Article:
As a fan of historical fiction I expected to like this book a lot more. All the pieces are there but they never quite joined up into a suspenseful tale. I spoil nothing by saying the killer was revealed way too early in the book and was so stupid that I actually was a bit embarrassed it took so long to catch him. The book also suffered from an over abundance of side plots and too much ultimately pointless “forensic science.” Only the likability of main characters kept it uneasily afloat. I think I will go read The Alienist by Carr again to remind myself of how this book could have been done the right way.
Let me preface this by saying that I loved the Abhorsen trilogy, and for their sake I really wanted to like this book. Honestly that love was the only reason I even listened through to the end of this dreary, disheartening, disaster of a book.
Imagine, if you will, watching someone walk down a hall toward a guy with an ax, pause at every doorway, whine about wanting to live in the forest, then keep walking down the same hall to the ax. Now imagine watching that for nearly twelve hours surrounded by people you hate. Yup, that is listening to this book.
Clariel spends the whole book telling anyone who will listen that she doesn't like them, then inexplicable she does exactly want they tell her to do. Why?! Especially seeing as every other character in the book is a duty shirking narcissist or a scheming, power hungry jerk. All building up to a conclusion that even the main character admits was forgone.
The only thing I can't fault is the narrator. Tim Curry he was not, but judged on his own merits he did a good job.
This is a story for those who have read the first two book multiple times, those who have pondered the little questions and teased out the hints for where the story will go next. Do you wonder who Kvothe's mother really was? Do you debate who the Princess Kvothe saves is? Does the Lackless box keep you up at night? If so, this story has a lot to offer in the way of small hints about Auri's past and subtle foreshadowing.
Plus Auri is just charming! She is a straight forward and pure soul and a great balance to Kvothe's suspicious and dark soul. I did not at all mind spending part of a span with her as she lived her everyday life. No dragons were slain, no maidens were rescued, but I felt every bit as involved in her quest to find the brazen brass gear a home as I would have it she was taking a ring to Mordor. I wondered to the very end just what she would find for his gift and I was never let down. If the author had not made such a point of the lack of traditional plot and dialog I never would have noticed.
This is a story that stands as a tribute to just how deep and intricate a world Mr. Rothfuss has built and just how well you can know his characters.
I truly enjoyed it.
To be fair it does say in the description that McKinley is retelling the story again not that she is revisiting the characters that she wrote in Beauty. Still, I really enjoyed the first book and was maybe a little too eager to hear more about them and what growing up in an enchanted castle would be like (after all 'daughter' is right in the title). So I started off this book disappointed. Don't get me wrong, it is a pretty good book, but Beauty was full of innocence, wonder, and forthright humor and this time the story is all mystic and full of symbolism. I prefer Beauty and there is not enough new here to recommend reading it in addition to that book.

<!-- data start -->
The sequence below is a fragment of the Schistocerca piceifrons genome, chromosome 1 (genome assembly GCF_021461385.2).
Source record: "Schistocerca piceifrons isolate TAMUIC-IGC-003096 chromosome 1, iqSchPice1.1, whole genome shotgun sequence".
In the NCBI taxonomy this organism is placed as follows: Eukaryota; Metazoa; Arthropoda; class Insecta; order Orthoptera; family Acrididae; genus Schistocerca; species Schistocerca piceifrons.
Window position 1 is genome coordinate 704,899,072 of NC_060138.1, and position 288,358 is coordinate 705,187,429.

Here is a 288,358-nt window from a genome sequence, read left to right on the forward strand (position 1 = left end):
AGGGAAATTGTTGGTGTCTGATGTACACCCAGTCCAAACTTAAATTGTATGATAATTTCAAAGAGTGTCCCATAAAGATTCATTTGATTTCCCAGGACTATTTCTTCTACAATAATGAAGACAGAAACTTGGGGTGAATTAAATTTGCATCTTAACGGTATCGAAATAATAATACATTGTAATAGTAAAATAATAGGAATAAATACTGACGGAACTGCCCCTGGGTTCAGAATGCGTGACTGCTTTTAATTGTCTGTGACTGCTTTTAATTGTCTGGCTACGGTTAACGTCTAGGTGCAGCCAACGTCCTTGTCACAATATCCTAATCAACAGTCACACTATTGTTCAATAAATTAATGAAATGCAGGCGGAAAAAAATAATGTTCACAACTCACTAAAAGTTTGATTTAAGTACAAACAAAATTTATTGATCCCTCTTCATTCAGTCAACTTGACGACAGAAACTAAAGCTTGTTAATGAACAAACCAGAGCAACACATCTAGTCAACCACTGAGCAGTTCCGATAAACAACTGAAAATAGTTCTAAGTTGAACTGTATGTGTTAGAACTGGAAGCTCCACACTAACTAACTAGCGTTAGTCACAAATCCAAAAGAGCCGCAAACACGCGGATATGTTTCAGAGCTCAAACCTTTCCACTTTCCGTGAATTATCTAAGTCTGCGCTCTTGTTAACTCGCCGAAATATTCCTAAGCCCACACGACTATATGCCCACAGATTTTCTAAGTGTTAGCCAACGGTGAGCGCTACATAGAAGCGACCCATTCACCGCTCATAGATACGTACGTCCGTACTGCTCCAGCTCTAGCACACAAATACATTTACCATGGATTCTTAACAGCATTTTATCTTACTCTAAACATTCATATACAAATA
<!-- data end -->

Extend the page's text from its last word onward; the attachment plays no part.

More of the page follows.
I rarely feel moved to write reviews, but I have to disagree on this one. I feel like the pages of glowing reviews need a voice of dissension. This book was so slow and contrived, the characters so flat and disagreeable that I actually could not even finish it. That is nearly a first for me, but at 10 plus hours in I found myself so completely apathetic to the "thrilling mystery" of Ashley's death that I could not go on. You could say that I turned my eyes away from the beautiful, deathly, sovereignty of life's cruel underbelly or whatever, I think I just gave up on a bad book. In fact, I wish I had given up way sooner.
I loved Honor from the very first book, but as the series goes on David Weber is drifting slowly away from what had made it great. This is the first book where Honor is noticeably being pushed off to the sides of her own series, replaced by interminably explanation of new technology and tactics and a beginning of the slide into the murky, frustrating obsession with politics that sucks whatever joy could have been out of the following books. The parts with Honor are still good enough to make this one worth the listen, however maddeningly short they maybe, but it is the last book I can say that of. If after listening to this book you agree with me that politics and unrestrained techno babble are not as good as compelling characters and plot, I would make this the last in the series you bother with. I wish I had.
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